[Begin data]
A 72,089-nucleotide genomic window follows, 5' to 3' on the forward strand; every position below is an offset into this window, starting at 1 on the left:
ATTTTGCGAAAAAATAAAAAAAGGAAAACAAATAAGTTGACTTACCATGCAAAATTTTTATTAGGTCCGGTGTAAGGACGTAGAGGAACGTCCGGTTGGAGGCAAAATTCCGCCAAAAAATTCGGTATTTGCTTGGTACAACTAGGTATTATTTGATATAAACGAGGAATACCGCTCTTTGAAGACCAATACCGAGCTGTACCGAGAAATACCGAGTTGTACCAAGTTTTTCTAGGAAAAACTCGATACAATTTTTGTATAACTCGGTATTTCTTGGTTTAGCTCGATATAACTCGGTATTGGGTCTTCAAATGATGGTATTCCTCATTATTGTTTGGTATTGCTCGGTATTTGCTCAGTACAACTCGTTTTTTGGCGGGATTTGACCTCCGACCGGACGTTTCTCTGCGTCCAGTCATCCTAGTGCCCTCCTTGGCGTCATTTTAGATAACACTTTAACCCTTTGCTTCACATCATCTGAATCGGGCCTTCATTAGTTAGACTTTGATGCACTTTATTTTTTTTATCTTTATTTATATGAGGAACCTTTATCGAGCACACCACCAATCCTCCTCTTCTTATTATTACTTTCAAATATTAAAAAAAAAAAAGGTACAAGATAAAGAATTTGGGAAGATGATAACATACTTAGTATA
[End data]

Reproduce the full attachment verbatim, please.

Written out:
A 72,089-nucleotide genomic window follows, 5' to 3' on the forward strand; every position below is an offset into this window, starting at 1 on the left:
ATTTTGCGAAAAAATAAAAAAAGGAAAACAAATAAGTTGACTTACCATGCAAAATTTTTATTAGGTCCGGTGTAAGGACGTAGAGGAACGTCCGGTTGGAGGCAAAATTCCGCCAAAAAATTCGGTATTTGCTTGGTACAACTAGGTATTATTTGATATAAACGAGGAATACCGCTCTTTGAAGACCAATACCGAGCTGTACCGAGAAATACCGAGTTGTACCAAGTTTTTCTAGGAAAAACTCGATACAATTTTTGTATAACTCGGTATTTCTTGGTTTAGCTCGATATAACTCGGTATTGGGTCTTCAAATGATGGTATTCCTCATTATTGTTTGGTATTGCTCGGTATTTGCTCAGTACAACTCGTTTTTTGGCGGGATTTGACCTCCGACCGGACGTTTCTCTGCGTCCAGTCATCCTAGTGCCCTCCTTGGCGTCATTTTAGATAACACTTTAACCCTTTGCTTCACATCATCTGAATCGGGCCTTCATTAGTTAGACTTTGATGCACTTTATTTTTTTTATCTTTATTTATATGAGGAACCTTTATCGAGCACACCACCAATCCTCCTCTTCTTATTATTACTTTCAAATATTAAAAAAAAAAAAGGTACAAGATAAAGAATTTGGGAAGATGATAACATACTTAGTATA